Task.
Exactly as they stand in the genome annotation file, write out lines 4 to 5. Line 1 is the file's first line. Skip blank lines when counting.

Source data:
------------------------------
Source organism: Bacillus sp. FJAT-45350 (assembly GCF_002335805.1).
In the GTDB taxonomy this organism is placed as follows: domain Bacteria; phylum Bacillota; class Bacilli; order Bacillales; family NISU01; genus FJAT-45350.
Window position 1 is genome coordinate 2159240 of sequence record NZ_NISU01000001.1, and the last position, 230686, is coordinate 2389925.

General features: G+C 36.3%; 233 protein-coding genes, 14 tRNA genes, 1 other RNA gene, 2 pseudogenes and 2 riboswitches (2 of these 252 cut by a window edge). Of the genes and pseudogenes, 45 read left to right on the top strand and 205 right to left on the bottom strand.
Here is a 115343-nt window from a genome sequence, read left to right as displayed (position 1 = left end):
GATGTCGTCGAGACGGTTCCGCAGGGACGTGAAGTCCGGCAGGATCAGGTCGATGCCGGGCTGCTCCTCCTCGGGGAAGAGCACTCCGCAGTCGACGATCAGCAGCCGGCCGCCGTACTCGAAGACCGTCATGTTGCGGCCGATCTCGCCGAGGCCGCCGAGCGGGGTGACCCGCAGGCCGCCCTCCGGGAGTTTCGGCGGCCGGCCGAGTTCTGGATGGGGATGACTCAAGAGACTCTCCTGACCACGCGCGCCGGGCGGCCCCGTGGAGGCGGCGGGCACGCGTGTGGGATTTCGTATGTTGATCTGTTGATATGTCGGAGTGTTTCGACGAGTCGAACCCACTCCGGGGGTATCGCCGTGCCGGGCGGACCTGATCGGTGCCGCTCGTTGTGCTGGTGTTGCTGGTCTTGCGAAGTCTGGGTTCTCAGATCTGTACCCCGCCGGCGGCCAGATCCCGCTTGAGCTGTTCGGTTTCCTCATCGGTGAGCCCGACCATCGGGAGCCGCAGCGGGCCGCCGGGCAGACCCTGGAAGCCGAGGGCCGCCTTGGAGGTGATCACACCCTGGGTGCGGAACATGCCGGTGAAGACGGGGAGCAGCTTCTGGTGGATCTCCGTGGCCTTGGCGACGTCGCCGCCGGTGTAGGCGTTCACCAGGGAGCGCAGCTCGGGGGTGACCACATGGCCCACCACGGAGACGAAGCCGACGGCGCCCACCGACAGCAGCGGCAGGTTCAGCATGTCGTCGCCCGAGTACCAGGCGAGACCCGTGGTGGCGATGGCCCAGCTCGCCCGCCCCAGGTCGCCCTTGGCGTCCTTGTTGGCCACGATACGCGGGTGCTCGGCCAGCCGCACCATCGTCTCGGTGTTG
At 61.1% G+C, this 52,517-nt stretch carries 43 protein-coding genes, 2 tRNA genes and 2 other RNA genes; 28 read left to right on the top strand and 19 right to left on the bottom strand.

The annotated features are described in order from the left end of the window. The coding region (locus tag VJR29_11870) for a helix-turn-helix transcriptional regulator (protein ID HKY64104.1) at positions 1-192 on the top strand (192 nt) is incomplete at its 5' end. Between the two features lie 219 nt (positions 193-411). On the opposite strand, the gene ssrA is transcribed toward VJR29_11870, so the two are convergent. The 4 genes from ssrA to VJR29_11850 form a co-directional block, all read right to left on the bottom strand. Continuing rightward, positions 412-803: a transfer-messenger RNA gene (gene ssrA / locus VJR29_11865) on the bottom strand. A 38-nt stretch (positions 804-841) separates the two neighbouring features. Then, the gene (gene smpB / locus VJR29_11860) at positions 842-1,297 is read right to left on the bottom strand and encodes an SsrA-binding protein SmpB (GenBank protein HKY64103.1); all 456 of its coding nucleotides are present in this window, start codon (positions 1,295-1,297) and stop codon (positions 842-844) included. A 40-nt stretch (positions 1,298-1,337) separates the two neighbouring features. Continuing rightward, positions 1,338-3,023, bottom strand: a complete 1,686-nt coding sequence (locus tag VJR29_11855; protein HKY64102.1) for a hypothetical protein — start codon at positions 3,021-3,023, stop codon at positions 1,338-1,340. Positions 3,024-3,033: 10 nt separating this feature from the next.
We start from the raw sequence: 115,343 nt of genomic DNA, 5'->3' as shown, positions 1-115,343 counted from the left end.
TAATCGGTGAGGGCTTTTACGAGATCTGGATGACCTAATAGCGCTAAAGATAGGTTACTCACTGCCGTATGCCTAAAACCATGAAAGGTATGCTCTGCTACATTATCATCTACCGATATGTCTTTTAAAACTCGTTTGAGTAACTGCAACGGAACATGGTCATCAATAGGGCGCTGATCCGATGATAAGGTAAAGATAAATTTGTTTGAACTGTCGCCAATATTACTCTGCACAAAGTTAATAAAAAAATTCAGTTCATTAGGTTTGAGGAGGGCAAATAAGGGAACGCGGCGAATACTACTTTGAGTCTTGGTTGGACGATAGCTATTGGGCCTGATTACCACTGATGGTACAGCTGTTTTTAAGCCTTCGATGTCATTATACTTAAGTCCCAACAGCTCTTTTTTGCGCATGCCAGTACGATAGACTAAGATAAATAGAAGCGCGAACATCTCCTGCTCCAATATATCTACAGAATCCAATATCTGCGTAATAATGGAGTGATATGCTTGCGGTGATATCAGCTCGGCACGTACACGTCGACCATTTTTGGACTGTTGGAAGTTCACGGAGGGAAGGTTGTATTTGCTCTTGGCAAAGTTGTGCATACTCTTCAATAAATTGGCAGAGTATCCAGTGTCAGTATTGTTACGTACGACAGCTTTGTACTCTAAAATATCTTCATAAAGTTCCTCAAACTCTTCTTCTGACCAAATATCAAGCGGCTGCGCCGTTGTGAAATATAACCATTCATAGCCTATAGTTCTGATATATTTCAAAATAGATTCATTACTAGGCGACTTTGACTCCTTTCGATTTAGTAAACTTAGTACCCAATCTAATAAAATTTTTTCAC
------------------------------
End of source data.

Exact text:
General features: G+C 36.3%; 233 protein-coding genes, 14 tRNA genes, 1 other RNA gene, 2 pseudogenes and 2 riboswitches (2 of these 252 cut by a window edge). Of the genes and pseudogenes, 45 read left to right on the top strand and 205 right to left on the bottom strand.
Here is a 115343-nt window from a genome sequence, read left to right as displayed (position 1 = left end):